The language of sex

Curious beings us humans. We have evolved in so many ways. Technology ensures that, except for the lowest on the socio-economic scale, our wants and needs are little more than the press of a finger away. Especially when it comes to our own sexual pleasure, aka vibrators and toys.

We now have all sorts of science, such as sociology, psychology and psychiatry to explain away our human reasoning and motivations. We have come to understand that our lives are the sum of our parents. The freedoms or options at our disposal in our formative years are entirely dependent on our parents’ choices, or lake thereof, which are determined by their lives.

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But post WWII capitalism has seen this massive human movement from working class to middle class. Some cultures and regions lag dramatically behind the Western world, but none are immune to the trend. A trend demanding more, better, bigger ostentatious lives and the things that makes lives better. Embedded into this is the social justice and consciousness that insists no one is left behind. Even the underclass have advocates to support them building modern lives.

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Yet, one thing has not evolved to the level of our advanced human civilization, is our language about sex. Its reflection on gender and the language about and for women’s sexuality and to an extent, how this lack of language shapes modern and somewhat notions of toxic masculinity.

This is the first article in a series of three. Here we start with the devolution of language.

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The devolution of the language of sex

Our 21st century hyper technological advances has handed us the internet, a web that made our world a lot smaller. It has ensured that we are now consuming more and more information, entertainment as well as junk food and the purchase of land fill. A rapid rate of consumption the speed of which previous generations have not had the privilege of or access to.

As we evolved into these learning machines we are yet to be given the language tools to adequately discuss sex. Sorry nay sayers, the generation coming might seem naive but they are smarter and much more informed than you imagine. In searching the internet, the results that are fed to us are a flood of click bait. Sex is sensationalized. Articles and videos propounding its physical and mental health benefits or pornographic images and videos full of distorted, brutal and mostly misogynistic takes on sexual acts.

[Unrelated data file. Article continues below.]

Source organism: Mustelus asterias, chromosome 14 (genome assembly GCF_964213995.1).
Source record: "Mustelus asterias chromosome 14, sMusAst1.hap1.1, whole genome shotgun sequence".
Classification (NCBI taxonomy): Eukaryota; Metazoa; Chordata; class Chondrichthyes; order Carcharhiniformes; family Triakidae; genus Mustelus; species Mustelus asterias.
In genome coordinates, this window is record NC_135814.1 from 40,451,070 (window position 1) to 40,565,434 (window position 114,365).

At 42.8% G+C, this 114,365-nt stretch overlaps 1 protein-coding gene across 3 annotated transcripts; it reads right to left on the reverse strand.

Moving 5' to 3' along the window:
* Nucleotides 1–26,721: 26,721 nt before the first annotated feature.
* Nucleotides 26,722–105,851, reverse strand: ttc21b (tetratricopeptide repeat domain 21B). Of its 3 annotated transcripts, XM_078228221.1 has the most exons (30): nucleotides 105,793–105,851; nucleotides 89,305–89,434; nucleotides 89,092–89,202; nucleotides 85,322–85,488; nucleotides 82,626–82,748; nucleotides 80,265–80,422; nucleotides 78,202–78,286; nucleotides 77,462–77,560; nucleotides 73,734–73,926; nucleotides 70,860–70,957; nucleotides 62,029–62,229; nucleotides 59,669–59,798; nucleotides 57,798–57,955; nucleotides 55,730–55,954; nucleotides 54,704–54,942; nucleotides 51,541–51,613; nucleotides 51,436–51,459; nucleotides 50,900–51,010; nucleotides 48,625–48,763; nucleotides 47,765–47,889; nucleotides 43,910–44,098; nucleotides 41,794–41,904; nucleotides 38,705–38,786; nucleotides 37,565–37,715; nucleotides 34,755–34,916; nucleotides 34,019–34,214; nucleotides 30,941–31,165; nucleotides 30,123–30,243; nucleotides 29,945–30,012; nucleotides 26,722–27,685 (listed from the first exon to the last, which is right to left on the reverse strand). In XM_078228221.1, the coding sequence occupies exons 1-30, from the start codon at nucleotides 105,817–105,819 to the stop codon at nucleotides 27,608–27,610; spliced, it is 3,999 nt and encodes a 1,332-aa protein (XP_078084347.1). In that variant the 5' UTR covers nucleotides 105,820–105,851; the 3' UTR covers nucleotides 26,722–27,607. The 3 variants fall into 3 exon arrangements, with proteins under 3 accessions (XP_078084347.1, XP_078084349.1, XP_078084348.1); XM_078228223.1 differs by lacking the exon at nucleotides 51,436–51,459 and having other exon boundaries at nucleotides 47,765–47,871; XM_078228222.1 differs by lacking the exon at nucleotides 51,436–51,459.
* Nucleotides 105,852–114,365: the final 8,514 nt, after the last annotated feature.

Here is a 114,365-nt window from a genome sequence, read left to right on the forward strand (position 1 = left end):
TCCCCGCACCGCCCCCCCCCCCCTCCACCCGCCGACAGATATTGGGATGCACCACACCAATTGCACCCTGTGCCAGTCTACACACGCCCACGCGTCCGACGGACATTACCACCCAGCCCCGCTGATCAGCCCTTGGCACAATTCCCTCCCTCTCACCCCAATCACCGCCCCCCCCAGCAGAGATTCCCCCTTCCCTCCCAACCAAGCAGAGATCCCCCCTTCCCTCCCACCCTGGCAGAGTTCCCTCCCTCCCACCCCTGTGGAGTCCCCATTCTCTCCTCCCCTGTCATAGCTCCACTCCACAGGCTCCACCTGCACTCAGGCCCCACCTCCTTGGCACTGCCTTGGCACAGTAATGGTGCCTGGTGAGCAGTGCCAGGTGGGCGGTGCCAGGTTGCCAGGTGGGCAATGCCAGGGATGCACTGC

The primary source of information of any subject now ensures that the language of sex remains superficial our or in the realm of the id, un-evolved and refusing to progress.

Yes, there is power in an image. An image can be analysed in a conceptual language that removes the emotions of the subject. History of art is a point in case. The nudes that celebrate the human body, are always celebrating human sexuality. They are designed to arouse. The nudes are suggestive, some would argue it is tasteful and classical. We analyse the nudity and have perfected the objective language to discuss this art without using the word sex. However, recent human history and the technology developments has given us the explosion of human sexual images. Historically, nudes were the purview of art sponsored by wealthy patrons. Today, along with the explosion in the human population, the floury of self promotion and the want to consume these images, we struggle to recall a language that refers to sex as a human need.

Where are we now?

And so we’ve allowed the internet, it’s promotion of click bait and porn, to define the language of sex. This has further devolved our own sexual understanding. It has devolved our sexual motivations and what makes us, tick sexually. Wrap this in a historical culture of shame, shame born out of religious dogma. Now we find ourselves caught between two extremes. We’ve complicated sex and sexual experience and decided that we all should collectively experience sex in private. In our beds, and in the last 20 years, with a device in our hand as a teacher. The shame of what we experience with regards to what we think sex should be, or how it should be experienced, has taken its toll. This results in us re that we are left struggling with on our collective sexual experience.

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